TRIPOLI (Reuters) - The giant portraits of Muammar Gaddafi that festoon much of Tripoli are nowhere to be found in the Souq al-Juma neighborhood, where residents say the Libyan leader’s opponents clash with security forces every night.
Gaddafi’s officials insist there is no unrest inside the capital, which has remained firmly under his control despite a rebellion mainly in the east of the country.
But activists released a video on Monday showing hundreds of demonstrators attending a funeral for two slain protesters.
The video showed crowds chanting slogans including “Muammar is the enemy of God!”
Residents of the district, visited by a small group of foreign reporters including Reuters on Tuesday, confirmed that the protest had taken place and had been broken up by government forces opening fire.
They described several hours of unrest on Monday afternoon, and pointed to what they said were fresh bullet holes in walls and cars.
The incident appears to be the biggest confirmed demonstration inside Tripoli since Western forces began bombing the country in March, and backs activist accounts that anti-Gaddafi sentiment is growing in some parts of the capital.
Asked about the incident at a news conference on Tuesday, government spokesman Moussa Ibrahim said: “I have heard of the event. I did not have enough time to get information.”
Gaddafi officials earlier denied that a large anti-government demonstration took place on Monday.
State television broadcasts daily rallies in support of Gaddafi and many people in Tripoli tell foreign journalists that they back the Libyan leader.
Large-scale demonstrations in Tripoli have not taken place since protests were crushed by the security forces in February.
Demonstrations in other parts of the country broadened into a rebellion which has stripped Gaddafi’s government of control of most of the east and some parts of the west.
Gaddafi says his forces are fighting armed criminal gangs and al Qaeda militants. He has portrayed NATO air strikes as an act of colonial aggression. According to South African President Jacob Zuma, who visited on Monday, Gaddafi renewed a call for a ceasefire including an end to NATO bombing.
Residents who talked to foreign correspondents in the alleys of Souq al-Juma on Tuesday frequently alluded to their fear of the secret police. They spoke softly and glanced warily around alleyway corners to make sure no one was eavesdropping. Some wandered off when a vehicle drove by, only to return and continue talking when the coast was clear.
For security reasons, Reuters did not ask them to give their names.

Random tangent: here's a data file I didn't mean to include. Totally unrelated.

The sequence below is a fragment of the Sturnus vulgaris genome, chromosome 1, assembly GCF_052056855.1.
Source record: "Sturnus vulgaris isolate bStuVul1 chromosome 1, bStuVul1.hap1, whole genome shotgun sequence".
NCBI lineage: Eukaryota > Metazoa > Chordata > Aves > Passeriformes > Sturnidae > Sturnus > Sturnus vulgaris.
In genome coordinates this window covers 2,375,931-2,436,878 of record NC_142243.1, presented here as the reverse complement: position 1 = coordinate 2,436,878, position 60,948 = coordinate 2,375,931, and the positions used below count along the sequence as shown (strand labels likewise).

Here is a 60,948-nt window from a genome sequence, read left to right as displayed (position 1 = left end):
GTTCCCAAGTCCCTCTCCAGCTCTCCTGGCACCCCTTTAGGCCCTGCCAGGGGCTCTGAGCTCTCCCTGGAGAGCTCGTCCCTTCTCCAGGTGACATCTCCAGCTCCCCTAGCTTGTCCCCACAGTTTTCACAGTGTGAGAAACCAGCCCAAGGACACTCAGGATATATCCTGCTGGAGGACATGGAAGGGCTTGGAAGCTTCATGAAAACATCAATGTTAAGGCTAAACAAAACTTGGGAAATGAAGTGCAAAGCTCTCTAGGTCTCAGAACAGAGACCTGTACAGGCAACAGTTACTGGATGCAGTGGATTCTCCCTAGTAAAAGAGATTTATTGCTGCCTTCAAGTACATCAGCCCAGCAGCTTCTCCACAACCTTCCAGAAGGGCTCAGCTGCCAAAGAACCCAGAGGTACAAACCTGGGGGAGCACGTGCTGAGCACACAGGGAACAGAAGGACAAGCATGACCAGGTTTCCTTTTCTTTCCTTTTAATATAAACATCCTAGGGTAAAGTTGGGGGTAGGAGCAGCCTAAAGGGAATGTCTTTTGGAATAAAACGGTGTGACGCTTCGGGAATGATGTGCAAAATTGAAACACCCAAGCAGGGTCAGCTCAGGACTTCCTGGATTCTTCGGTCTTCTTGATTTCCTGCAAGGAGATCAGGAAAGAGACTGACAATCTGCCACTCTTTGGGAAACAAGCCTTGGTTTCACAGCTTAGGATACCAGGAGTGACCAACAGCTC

“AFRAID TO GO OUTSIDE”
“The women, the girls are afraid to go outside,” said one man in an alley near a mosque, who described himself as a former employee of an Italian firm. “At night, even if we go out for five minutes, people say: ‘No, go back indoors.'”
According to his account of Monday’s funeral, echoed in interviews with several other residents, security forces had appeared on the street and opened fire.
He said security forces often visit houses in the night to arrest men. “They have lists of names. Pictures.”
Another man said: “The people here are very frightened from Gaddafi militia.”
But several residents pointed out two bullet holes in the back of a red car and several bullet holes in the sides of buildings, which they said were a result of Monday’s clash. One fresh bullet hole in a wall had been circled in chalk.
A taxi driver from the area said Souq al-Juma has long been a hotbed of anger toward Gaddafi’s government. At night, youths daub anti-Gaddafi graffiti on the walls, which police quickly paint over, he said.
“Everyone in Souq al-Juma -- against Gaddafi,” he said.
Inside an arcade of shops in the neighborhood, merchants said business had become slow because of the unrest.
“Every night there is --,” said the owner of one dress shop, making a machinegun gesture with his hands and miming a burst of bullets. Asked who was responsible for the shooting, he said: “I don’t know. I am sleeping.”
At one gold shop, all the cases had been emptied of inventory. Asked why he had no goods, the shopkeeper smiled broadly and said: “War.”
Western journalists are often greeted warily in parts of Tripoli that support Gaddafi, where aggressive anti-Western rhetoric is broadcast constantly on radio and television and plastered on placards on the walls.
But in Souq al-Juma, residents seemed happy to see foreign reporters. Told that the group of journalists included two Britons and an American, one shopkeeper smiled and began singing the praises of the Manchester United soccer team and the British pop singer Chris Rea.
Another, smiling warmly, said: “England, America, France, Italy. All good!”
Editing by William Maclean and Maria Golovnina